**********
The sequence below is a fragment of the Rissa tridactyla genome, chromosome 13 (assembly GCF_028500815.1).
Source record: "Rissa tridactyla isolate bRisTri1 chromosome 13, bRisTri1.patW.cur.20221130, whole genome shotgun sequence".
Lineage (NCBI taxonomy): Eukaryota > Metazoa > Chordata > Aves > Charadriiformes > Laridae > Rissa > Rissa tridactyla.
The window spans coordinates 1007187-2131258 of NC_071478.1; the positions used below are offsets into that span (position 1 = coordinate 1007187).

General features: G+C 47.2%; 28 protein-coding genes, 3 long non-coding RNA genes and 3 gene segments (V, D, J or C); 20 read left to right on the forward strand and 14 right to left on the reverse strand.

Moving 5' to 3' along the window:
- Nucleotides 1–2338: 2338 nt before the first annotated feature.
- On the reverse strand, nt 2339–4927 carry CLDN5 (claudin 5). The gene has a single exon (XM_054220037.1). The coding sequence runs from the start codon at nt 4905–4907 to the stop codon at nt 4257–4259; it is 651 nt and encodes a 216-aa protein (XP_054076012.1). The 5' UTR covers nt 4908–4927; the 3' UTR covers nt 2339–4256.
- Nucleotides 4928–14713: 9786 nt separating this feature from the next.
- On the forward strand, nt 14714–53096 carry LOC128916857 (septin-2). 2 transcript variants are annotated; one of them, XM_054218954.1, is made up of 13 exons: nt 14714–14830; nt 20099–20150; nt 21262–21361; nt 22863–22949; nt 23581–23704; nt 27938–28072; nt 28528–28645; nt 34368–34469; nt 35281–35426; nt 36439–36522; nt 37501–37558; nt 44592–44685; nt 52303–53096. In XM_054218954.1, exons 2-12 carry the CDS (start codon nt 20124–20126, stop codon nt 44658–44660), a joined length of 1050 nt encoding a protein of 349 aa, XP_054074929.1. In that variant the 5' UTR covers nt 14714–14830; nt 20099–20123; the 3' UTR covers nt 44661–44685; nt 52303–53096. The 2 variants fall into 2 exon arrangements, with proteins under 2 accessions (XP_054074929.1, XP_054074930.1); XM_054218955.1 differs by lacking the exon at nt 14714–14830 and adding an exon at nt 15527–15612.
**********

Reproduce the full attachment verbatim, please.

The sequence below is a fragment of the Rissa tridactyla genome, chromosome 13 (assembly GCF_028500815.1).
Source record: "Rissa tridactyla isolate bRisTri1 chromosome 13, bRisTri1.patW.cur.20221130, whole genome shotgun sequence".
Lineage (NCBI taxonomy): Eukaryota > Metazoa > Chordata > Aves > Charadriiformes > Laridae > Rissa > Rissa tridactyla.
The window spans coordinates 1007187-2131258 of NC_071478.1; the positions used below are offsets into that span (position 1 = coordinate 1007187).

General features: G+C 47.2%; 28 protein-coding genes, 3 long non-coding RNA genes and 3 gene segments (V, D, J or C); 20 read left to right on the forward strand and 14 right to left on the reverse strand.

Moving 5' to 3' along the window:
- Nucleotides 1–2338: 2338 nt before the first annotated feature.
- On the reverse strand, nt 2339–4927 carry CLDN5 (claudin 5). The gene has a single exon (XM_054220037.1). The coding sequence runs from the start codon at nt 4905–4907 to the stop codon at nt 4257–4259; it is 651 nt and encodes a 216-aa protein (XP_054076012.1). The 5' UTR covers nt 4908–4927; the 3' UTR covers nt 2339–4256.
- Nucleotides 4928–14713: 9786 nt separating this feature from the next.
- On the forward strand, nt 14714–53096 carry LOC128916857 (septin-2). 2 transcript variants are annotated; one of them, XM_054218954.1, is made up of 13 exons: nt 14714–14830; nt 20099–20150; nt 21262–21361; nt 22863–22949; nt 23581–23704; nt 27938–28072; nt 28528–28645; nt 34368–34469; nt 35281–35426; nt 36439–36522; nt 37501–37558; nt 44592–44685; nt 52303–53096. In XM_054218954.1, exons 2-12 carry the CDS (start codon nt 20124–20126, stop codon nt 44658–44660), a joined length of 1050 nt encoding a protein of 349 aa, XP_054074929.1. In that variant the 5' UTR covers nt 14714–14830; nt 20099–20123; the 3' UTR covers nt 44661–44685; nt 52303–53096. The 2 variants fall into 2 exon arrangements, with proteins under 2 accessions (XP_054074929.1, XP_054074930.1); XM_054218955.1 differs by lacking the exon at nt 14714–14830 and adding an exon at nt 15527–15612.